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259 Lecture 2 Spring 2013 Finance Applications with Excel – Simple and Compound Interest

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2 Finance Applications Excel is a useful tool for working with financial applications that arise in areas such as business, economics, or actuarial science, including: Simple Interest Compound Interest Annuities Amortization

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3 Simple Interest In order to borrow (invest) money from a bank, we have to pay (are paid) interest on the money, which is usually a percentage of the amount borrowed (invested). Simple interest is a type of interest that is paid only on the amount borrowed (invested).

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4 Simple Interest (cont.) If we deposit P dollars at an annual interest rate of r%, for a time period t years, then the future value or maturity value of the principal P is given by A = P(1+r*t). Note that the interest is given by I = P*r*t.

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5 Simple Interest (cont.) Example 1: For which of the following loans would we end up paying less interest? (a) $10,000 borrowed for 1 year at 7% interest. (b) $9,000 borrowed for 11 months at 8% interest.

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6 Simple Interest (cont.)

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7 Using Scenarios We can also use Scenarios to compare loans! Construct a “Simple Interest Calculator” in Excel! Click on the Data tab and choose What-If Analysis from the Data Tools group to pull up the Scenario Manager.

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8 Using Scenarios (cont.) In the Scenario Manager, choose “Add” to add a new scenario. Choose “Loan 1” as the Scenario name and choose cells B2:B4 as the Changing cells. Change any cell values you wish for the scenario and click OK.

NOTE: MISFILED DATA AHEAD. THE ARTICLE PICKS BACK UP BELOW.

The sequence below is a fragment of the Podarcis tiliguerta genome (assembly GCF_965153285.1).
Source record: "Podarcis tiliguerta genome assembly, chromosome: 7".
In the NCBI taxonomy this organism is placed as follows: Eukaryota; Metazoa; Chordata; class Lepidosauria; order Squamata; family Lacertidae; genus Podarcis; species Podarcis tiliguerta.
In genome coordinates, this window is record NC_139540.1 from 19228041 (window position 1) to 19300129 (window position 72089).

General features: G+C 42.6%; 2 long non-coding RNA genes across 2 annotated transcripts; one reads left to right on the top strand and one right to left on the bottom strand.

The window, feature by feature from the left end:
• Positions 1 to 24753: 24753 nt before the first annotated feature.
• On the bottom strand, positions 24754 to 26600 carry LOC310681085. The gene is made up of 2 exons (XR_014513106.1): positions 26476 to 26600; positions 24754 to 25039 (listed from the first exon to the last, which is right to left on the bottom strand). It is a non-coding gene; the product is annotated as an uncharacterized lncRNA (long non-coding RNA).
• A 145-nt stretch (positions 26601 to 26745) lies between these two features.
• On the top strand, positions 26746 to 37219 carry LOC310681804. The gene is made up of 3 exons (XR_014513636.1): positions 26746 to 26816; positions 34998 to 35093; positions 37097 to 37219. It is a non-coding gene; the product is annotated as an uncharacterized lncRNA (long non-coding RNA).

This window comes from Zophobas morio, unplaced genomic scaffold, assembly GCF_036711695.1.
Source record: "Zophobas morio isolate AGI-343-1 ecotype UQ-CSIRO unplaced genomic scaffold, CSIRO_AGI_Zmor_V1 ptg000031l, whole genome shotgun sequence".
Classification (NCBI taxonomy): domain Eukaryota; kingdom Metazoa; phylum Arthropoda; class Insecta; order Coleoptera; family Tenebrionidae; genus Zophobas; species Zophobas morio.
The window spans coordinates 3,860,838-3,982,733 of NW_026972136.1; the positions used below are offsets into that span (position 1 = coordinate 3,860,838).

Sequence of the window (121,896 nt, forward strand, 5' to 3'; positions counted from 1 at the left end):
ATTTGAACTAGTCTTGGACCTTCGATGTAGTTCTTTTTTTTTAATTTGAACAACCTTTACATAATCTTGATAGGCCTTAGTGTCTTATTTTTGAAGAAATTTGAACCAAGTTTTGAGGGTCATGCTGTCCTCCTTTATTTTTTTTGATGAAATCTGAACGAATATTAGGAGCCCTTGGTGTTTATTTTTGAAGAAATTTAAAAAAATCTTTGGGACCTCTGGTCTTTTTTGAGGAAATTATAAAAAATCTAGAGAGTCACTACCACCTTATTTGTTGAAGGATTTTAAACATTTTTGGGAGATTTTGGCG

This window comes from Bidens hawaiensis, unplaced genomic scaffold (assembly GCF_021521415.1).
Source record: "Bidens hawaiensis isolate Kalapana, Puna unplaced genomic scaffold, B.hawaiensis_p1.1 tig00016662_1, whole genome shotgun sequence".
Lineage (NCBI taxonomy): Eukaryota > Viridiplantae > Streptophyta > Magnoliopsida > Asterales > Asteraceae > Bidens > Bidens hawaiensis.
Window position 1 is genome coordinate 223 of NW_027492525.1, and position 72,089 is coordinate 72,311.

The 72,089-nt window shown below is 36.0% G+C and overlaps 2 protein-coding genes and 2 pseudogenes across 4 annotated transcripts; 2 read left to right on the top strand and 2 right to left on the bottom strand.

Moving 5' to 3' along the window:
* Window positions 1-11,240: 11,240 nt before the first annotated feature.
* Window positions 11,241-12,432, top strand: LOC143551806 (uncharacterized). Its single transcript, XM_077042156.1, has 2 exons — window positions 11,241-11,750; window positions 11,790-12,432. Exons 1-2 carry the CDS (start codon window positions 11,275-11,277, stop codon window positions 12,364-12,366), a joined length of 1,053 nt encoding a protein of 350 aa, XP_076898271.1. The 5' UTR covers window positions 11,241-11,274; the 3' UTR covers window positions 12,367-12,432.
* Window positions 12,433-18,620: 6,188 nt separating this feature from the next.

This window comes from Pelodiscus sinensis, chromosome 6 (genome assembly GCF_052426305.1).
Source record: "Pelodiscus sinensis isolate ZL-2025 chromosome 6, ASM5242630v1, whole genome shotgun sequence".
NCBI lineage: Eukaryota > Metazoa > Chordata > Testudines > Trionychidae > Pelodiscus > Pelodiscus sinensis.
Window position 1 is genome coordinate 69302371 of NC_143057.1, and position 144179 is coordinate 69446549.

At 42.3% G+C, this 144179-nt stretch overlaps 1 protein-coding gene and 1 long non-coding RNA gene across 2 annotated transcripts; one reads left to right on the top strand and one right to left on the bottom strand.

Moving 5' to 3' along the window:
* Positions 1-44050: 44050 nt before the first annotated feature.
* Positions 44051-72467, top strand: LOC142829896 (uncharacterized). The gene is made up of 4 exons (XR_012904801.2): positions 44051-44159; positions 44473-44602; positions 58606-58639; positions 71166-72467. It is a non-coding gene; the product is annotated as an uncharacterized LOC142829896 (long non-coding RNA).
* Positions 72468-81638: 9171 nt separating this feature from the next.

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9 Using Scenarios (cont.) Repeat the above steps to add more scenarios. Add a Scenario called “Loan 2” with appropriate data from Example 1. Use or =11/12 for the time period instead of 11/12. (Why?) Choose “Summary” to get a summary table of all the scenarios!

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10 Using Scenarios (cont.)

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11 Present Value Suppose we wish to have a certain amount of money at a future date, based on money deposited today. The amount needed today is called the present value of the future amount.

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12 Present Value (cont.) If future amount A is obtained by investing amount P today at simple interest rate r% for t years, then present value P can be found from the future value formula above by solving for principal P: P = A/(1+r*t)

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13 Present Value (cont.) Example 2: Tuition of $6000 will be due when the spring semester starts in 5 months. What amount should be deposited today at 3% interest to have enough to cover the tuition?